The Oregon Pacific Bank sent out a press release warning its customers about an Online scam targeted at both Oregon Pacific customers and non customers.
The phishing scam is in the form of an e-mail which contains a link to a Website asking the user to give personal information as well as credit card or debit card number together with the PIN and password for the account.
Phishing is derived from the word fishing where a malicious Website gets a user to provide information by mimicking or pretending to be a legitimate company Website. The phishers sometimes go to great lengths in their deception using IP spoofing (where they hide the real IP address and use the IP of the real company in the e-mail) this will make the e-mail seem even more genuine.
In the Oregon Pacific Bank case, the e-mail contained a link that had the bank’s logo, together with other contact information. It was on this website that users were required to put in their account details.
According to the release, the Oregon Pacific Bank did not send this e-mail. It further stated that a security firm had done a complete audit of the bank’s systems and it was determined that there was no security breach on the bank’s data.
The bank also asked that customers, who did provide information, should contact the bank immediately to have their passwords changed.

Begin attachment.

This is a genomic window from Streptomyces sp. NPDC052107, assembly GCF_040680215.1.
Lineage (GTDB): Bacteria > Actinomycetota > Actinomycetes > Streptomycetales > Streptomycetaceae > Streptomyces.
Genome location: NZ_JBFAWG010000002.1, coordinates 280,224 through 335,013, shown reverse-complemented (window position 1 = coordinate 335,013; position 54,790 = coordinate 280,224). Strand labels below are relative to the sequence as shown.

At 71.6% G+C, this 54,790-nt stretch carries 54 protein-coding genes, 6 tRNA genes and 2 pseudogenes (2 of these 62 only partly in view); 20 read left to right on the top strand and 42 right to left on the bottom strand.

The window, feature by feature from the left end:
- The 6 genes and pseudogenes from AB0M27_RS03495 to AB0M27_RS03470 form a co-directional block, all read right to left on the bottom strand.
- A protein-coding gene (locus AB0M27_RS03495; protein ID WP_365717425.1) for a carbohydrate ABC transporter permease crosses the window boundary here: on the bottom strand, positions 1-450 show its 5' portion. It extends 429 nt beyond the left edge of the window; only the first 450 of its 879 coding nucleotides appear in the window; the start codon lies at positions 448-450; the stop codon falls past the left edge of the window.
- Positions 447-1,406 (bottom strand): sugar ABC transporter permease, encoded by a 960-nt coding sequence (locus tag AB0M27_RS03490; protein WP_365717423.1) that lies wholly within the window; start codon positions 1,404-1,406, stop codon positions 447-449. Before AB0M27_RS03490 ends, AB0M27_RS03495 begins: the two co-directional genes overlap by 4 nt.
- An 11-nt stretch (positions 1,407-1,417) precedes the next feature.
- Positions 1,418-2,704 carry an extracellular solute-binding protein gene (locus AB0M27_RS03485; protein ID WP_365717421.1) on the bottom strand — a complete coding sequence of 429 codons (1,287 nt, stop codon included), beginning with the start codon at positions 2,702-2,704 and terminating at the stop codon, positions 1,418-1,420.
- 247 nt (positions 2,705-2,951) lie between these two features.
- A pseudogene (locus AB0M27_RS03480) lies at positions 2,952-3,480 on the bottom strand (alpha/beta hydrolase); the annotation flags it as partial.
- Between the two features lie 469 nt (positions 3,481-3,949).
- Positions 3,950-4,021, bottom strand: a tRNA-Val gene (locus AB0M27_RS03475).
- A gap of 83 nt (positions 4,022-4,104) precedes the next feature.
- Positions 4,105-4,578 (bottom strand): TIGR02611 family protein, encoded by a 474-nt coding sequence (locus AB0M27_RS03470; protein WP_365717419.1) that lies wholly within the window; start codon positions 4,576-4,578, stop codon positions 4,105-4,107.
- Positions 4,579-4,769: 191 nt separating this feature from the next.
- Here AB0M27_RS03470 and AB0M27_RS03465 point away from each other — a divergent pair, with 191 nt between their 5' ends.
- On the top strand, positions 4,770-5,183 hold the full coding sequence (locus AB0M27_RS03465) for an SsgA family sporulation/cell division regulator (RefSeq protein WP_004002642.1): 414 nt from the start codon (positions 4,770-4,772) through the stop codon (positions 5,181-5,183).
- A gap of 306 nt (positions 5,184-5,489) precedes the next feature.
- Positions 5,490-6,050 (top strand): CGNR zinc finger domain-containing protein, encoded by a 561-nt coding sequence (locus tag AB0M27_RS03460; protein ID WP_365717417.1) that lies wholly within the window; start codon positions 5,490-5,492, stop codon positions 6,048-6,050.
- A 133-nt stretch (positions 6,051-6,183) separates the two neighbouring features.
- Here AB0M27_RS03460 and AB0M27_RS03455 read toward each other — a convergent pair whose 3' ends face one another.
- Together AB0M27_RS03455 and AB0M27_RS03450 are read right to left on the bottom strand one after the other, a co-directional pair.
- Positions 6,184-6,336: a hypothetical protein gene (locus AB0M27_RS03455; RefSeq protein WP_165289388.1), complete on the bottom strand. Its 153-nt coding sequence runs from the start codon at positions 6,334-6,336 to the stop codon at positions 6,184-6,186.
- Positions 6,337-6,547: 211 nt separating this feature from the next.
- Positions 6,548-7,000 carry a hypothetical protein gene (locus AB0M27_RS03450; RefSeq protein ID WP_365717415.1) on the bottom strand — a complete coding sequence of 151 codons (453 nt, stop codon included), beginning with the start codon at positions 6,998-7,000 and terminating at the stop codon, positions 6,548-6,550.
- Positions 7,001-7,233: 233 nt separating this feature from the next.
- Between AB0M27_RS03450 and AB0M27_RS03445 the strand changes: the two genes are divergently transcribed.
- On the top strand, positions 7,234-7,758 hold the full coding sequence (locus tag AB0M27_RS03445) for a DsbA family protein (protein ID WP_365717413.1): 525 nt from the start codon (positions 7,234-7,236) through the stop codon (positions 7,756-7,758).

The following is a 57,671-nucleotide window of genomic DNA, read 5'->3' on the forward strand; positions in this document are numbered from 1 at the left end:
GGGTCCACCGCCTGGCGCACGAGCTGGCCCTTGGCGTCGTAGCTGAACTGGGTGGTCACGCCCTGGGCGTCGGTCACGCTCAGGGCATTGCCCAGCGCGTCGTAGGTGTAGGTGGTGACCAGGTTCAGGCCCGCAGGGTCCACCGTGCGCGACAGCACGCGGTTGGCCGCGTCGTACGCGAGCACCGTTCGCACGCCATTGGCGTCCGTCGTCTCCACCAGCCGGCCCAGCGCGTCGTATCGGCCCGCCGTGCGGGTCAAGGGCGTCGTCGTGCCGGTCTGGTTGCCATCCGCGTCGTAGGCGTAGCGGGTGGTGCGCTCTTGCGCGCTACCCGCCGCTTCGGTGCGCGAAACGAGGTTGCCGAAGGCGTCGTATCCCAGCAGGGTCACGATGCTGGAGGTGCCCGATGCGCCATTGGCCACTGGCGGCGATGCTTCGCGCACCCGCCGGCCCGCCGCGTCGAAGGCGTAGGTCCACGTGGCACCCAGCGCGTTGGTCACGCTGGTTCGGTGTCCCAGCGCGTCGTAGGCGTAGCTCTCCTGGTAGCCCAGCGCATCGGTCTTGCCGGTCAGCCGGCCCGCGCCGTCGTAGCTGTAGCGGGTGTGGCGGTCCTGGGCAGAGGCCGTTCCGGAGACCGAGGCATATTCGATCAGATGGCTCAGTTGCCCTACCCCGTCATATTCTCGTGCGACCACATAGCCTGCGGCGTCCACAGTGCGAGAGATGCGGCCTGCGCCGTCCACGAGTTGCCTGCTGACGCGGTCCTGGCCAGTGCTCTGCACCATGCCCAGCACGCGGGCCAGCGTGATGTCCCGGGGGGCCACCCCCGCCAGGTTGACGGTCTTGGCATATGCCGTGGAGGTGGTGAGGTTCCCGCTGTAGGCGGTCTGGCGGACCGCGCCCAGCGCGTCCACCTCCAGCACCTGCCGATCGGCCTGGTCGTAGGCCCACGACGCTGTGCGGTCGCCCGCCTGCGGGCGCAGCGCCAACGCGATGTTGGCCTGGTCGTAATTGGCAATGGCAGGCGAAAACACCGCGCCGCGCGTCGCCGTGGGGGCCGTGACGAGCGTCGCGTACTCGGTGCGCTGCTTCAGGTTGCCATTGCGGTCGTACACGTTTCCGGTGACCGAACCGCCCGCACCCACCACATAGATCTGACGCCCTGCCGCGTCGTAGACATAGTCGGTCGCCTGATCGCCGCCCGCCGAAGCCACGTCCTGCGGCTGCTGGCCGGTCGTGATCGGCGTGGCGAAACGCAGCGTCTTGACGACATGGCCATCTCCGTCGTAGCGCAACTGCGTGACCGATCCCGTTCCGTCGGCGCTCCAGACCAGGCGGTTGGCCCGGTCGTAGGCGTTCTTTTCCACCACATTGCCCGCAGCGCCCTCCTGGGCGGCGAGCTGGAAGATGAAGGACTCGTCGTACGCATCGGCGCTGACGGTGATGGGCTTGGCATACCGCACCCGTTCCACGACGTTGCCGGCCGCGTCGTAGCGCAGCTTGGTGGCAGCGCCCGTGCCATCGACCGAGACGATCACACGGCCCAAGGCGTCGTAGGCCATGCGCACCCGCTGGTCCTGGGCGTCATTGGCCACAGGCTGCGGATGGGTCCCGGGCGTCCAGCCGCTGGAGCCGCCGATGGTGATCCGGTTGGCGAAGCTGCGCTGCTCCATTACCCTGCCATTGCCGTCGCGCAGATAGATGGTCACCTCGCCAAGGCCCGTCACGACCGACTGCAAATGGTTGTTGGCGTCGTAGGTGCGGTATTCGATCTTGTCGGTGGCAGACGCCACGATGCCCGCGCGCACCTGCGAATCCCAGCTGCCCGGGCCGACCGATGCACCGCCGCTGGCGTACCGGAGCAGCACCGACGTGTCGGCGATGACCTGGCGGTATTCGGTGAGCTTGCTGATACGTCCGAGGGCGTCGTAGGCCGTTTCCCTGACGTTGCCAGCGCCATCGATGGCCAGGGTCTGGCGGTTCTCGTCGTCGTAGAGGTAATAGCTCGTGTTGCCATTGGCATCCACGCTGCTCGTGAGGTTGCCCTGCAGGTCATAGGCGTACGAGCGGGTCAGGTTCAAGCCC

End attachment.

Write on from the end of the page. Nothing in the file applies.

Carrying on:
There are various ways to determine if an e-mail you have received is potentially a phishing scam:
Firstly, if you receive an e-mail that is asking for information urgently or your account is going to be shutdown, secondly if the e-mail does not address you by your name. For example they will normally refer to you as “Dear customer” “Dear taxpayer” and so on. Lastly, if an e-mail asks you for your personal information like Social Security Number, credit card/debit card number, usernames and passwords, its most likely scam.
Legitimate companies never ask for information via e-mail. If you are in doubt always call the number of the company that is purporting to get the information. Another way to protect yourself from these scams, is by deleting the suspicious e-mail and never open any attachments that they might contain. Also be sure to review your banks statements as soon as you receive them as this will help you to save major losses in case of identity theft.
The best way to protect yourself is to have a good anti-virus, anti-spyware and a firewall. It is also imperative that you update these programs regularly to protect yourself from new variations of these scams. You should also have a browser that has the tools to detect false websites. A good example is a browser add-on called WOT (web of trust) which gives users a platform to rate websites depending on user experience. When a website has a poor or a dangerous reputation, people who go to that site and have WOT installed will be warned.
Oregon Pacific Bank provided a number 800-997-7121 for those with any questions or issues about this scam.